“Straight away, we Israelis in places like London, Cambridge, Oxford, Dublin, and Leeds decided to shift our power and mobilise, to meet the needs arising on an hourly basis – mental health support, hospitality for people who were stranded here, donations, rallies, vigils, installations, you name it.

“We are still a grassroots group, but I now spend about 20 hours a day on these things and on hasbara, or spokesmanship, which was non-existent in the early days. It’s only a little better now.

“We feel we have an obligation to communicate, to petition, to explain what happened, and this starts from within. As a community – both Israeli and British Jews – we need to be on the same page.

“Traditionally, the Israelis in the UK and the British Jewish community always kept themselves separate. They didn’t mix. Now, they’ve all come together as one.”

It’s an interesting observation. Having covered this area for ten years, I always got the impression that the Israelis wanted to stay separate and do their own thing.

“Really? We felt the opposite. We felt that we were ex-communicated [by the British Jewish community] for being too direct, maybe our accents were too strong! But seriously, this divide or separation, it became non-existent now.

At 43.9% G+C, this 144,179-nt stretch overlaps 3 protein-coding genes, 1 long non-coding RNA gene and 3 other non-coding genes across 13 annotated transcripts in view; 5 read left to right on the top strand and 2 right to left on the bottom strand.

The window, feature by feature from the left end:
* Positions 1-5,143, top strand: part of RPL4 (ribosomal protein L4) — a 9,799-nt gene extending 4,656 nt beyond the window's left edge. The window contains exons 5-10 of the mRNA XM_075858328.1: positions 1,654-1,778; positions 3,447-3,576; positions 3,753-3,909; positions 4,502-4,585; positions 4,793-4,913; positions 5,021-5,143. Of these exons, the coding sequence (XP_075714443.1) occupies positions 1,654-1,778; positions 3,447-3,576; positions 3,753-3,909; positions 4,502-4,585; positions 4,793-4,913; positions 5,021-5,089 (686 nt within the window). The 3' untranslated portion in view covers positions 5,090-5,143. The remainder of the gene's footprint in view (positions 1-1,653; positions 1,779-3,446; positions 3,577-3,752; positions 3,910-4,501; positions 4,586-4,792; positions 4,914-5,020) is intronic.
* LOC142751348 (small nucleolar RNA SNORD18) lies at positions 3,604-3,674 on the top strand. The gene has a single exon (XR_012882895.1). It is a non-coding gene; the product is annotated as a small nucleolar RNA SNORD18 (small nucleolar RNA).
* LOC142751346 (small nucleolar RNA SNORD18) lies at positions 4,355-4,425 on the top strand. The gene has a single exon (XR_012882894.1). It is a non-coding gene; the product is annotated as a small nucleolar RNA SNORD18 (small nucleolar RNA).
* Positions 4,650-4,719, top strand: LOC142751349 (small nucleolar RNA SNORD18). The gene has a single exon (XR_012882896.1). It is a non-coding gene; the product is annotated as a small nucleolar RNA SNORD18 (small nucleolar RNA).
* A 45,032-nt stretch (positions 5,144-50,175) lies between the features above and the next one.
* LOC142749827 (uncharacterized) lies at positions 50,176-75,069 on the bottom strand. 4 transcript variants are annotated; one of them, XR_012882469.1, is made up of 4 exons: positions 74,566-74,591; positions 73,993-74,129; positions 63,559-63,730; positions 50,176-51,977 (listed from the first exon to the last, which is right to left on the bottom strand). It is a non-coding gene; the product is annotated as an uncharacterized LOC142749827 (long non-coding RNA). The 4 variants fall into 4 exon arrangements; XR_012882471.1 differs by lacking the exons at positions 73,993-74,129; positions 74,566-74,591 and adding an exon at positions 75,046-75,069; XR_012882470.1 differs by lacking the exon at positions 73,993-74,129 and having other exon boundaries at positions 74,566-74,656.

“A lot changed when we managed to organise protests and get the Jewish community involved, with some of the rabbis – Sharon did amazing work on this.

“Traditionally, the British Jewish community was right-wing and conservative, never wanting to speak up and criticise Israel. That’s no longer the case. Something changed. Now we are one, Jewish and Israeli, all fighting for the lives of the kidnapped, all donating, all helping. People are beyond themselves trying to help.”

Pic: Blake Ezra

Three weeks after the attack, Orit says the group’s work is changing. “The mental health requirement is increasing as the war takes its toll. Also, families that were stranded here are being replaced by families who either lost their homes or who just feel safer here, so the hospitality initiative is still very important.”

Israeli families are coming to the UK simply because they feel safer here? “Yes,” she says, matter-of-factly. “I just had breakfast with a friend whose father and mother-in-law and three nephews were here for three weeks, no plans to return.

“My neighbour’s son made aliyah, married, and had a child – they’re all here, no plans to return. Many, many people came here in recent days, because they don’t feel safe in Israel at the moment.

“Whether that’s a rational fear or not, I don’t know, but the reality is that people are scared. Not everyone can cope. My brother is so cynical, always making jokes, but the day after, he walked around the house with a pistol. People’s sense of security has been totally shaken.”

Does she blame the Israeli government for that? “I blame the government for almost everything else, but I don’t quite blame it for this [atrocity],” she says. It’s “corrupt, irresponsible and useless”, she says, but that’s not the focus right now.

“Still, the things we’ve been saying about this government for the past nine months, people are maybe now waking up to the fact that we may have been right.”